The huge land mass that he creates causes some damage in Metropolis and Superman flies around saving people and preventing mass casualties before flying out to sea to rescue Lois. Shit doesn’t go according to plan and Lex gets the upper hand and Superman almost dies.

Superman doesn’t die though. He survives his coma and finds out that Lois and Richard’s son is actually his son from when he slept with Lois in the second movie. And now he has more of a reason to stalk Lois. The movie never discloses what happens to Richard. I think he killed himself. Wouldn’t you? You can’t compete with Superman, he’s fucking Superman.

This movie’s biggest flaw is that it acts sort of like an origin story, or a reintroduction to a classic character. The problem is that everyone already knows who Superman is and what he represents. Just get to the fucking action already. And Superman is a super man… it’s boring to see him face off with someone mentally rather than physically. I want to see him fight Doomsday or someone who would put up a fight. Superman versus Lex Luthor has already been done multiple times on the big screen, something new would have been nice.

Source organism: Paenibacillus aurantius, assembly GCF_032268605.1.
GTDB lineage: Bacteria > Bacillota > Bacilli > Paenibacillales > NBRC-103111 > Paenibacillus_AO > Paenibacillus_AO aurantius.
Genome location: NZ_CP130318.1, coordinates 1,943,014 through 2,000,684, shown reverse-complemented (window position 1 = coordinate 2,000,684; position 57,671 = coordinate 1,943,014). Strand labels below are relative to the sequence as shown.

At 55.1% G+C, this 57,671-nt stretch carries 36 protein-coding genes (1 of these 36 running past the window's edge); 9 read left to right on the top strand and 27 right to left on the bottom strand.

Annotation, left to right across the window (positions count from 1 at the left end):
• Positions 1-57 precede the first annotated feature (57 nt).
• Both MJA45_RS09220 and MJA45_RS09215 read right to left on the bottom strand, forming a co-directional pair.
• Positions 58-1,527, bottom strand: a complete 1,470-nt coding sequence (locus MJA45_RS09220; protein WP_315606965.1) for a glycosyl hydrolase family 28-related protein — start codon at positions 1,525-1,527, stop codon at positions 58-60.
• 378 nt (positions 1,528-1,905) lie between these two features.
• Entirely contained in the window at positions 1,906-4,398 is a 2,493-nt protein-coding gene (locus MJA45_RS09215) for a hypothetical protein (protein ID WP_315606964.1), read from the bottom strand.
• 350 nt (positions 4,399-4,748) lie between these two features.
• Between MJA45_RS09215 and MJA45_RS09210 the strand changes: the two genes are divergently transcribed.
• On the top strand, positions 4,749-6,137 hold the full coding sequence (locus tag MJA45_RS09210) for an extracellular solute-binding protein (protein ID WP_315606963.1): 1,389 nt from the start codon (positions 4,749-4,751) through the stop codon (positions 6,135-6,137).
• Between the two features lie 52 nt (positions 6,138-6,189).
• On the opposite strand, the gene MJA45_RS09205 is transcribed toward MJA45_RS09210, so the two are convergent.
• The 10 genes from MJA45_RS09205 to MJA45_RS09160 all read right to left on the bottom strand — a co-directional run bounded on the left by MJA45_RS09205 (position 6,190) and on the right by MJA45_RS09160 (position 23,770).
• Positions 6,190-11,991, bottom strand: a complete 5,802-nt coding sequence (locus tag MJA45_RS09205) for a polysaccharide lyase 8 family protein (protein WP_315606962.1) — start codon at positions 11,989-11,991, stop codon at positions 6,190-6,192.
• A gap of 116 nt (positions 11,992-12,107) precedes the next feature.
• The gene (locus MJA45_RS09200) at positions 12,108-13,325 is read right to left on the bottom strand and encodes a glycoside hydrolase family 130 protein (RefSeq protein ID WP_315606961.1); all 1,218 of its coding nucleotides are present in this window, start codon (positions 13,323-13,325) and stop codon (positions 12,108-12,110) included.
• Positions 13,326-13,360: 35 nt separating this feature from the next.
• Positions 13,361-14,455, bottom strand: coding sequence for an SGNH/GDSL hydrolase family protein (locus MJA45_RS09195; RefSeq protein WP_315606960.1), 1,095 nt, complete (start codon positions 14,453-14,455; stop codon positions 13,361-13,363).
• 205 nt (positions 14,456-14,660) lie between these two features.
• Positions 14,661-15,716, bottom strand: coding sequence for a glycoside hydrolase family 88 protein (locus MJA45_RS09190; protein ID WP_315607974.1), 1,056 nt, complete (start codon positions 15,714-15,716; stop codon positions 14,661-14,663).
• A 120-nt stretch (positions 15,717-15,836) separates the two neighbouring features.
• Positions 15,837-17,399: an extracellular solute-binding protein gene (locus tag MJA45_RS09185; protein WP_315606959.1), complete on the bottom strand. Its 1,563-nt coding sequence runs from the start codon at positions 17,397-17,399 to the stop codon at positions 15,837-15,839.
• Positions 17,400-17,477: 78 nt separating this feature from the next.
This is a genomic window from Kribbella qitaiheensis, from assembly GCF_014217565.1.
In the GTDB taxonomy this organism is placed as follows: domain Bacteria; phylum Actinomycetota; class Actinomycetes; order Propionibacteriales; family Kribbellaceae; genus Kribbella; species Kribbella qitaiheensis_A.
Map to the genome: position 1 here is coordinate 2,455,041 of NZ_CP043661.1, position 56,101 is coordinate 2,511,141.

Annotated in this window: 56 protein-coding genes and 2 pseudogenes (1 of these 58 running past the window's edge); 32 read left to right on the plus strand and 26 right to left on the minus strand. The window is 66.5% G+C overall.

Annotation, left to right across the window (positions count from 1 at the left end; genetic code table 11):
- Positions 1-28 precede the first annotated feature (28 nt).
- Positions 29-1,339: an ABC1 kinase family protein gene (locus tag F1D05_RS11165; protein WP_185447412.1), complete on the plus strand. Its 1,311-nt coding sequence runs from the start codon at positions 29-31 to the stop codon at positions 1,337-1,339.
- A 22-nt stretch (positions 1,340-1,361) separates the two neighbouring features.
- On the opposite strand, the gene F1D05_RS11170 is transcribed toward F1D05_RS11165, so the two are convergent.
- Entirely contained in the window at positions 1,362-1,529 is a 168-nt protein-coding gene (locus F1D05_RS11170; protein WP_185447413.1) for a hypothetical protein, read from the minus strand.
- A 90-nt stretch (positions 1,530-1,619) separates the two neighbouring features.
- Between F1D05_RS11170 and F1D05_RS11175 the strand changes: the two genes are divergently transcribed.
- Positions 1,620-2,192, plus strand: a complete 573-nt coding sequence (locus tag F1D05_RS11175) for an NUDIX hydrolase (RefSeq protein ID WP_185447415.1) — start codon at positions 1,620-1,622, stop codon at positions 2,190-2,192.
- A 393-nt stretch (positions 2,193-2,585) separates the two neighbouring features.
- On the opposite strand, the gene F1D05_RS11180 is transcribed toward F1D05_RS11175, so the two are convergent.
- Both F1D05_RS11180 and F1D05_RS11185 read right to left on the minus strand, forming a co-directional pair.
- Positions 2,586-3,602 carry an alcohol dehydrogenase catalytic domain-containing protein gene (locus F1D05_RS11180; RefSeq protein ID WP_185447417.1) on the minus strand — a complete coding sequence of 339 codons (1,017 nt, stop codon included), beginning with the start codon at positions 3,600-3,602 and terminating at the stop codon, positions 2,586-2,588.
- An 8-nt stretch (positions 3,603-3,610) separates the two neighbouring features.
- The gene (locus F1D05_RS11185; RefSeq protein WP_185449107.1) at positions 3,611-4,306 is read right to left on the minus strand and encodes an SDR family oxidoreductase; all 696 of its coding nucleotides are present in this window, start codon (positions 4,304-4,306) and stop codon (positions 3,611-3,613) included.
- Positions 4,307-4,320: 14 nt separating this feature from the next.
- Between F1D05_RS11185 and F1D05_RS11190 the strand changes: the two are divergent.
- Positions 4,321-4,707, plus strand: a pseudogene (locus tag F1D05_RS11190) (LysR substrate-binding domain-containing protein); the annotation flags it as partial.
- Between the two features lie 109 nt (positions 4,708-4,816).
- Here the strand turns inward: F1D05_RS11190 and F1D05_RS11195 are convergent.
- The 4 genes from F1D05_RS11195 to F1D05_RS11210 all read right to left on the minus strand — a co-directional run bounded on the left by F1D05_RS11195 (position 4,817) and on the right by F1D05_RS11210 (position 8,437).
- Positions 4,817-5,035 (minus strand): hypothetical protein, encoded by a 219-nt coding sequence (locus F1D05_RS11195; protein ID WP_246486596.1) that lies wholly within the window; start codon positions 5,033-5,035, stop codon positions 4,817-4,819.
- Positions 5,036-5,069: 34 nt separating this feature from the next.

Kate Bosworth is hot. She just sucks in this movie. She is way too young to be playing Lois Lane. It’s not believable that she would have a five-year old son. She doesn’t do anything to assume control of the role. Margot Kidder is way better than she ever could be.

Brandon Routh does a good job as Superman. He looks a lot like Christopher Reeve, but still does subtle things to differentiate himself. He had big shoes to fill, but he did as good of a job as anyone could do. He makes Clark Kent and Superman two different people.

Kevin Spacey is having a lot of fun as Lex Luthor. He isn’t overacting as much as Gene Hackman, but he plays him over the top at times. Sometimes he is downright scary. He can flip a switch and go from merry to maniacal in a half second. Kal Penn is his henchman for some reason.

I saw this movie in 3D IMAX. The movie was almost all in 2D except for a few scenes. A little icon in the corner of the screen would prompt you to put on your glasses and the effect was amazing. If you wear 3D glasses the whole time, the effect wears off. But if only a few scenes are in 3D, the effect is more apparent and more relevant. Only a few key sequences were worthy enough to convert to 3D so you appreciated it more.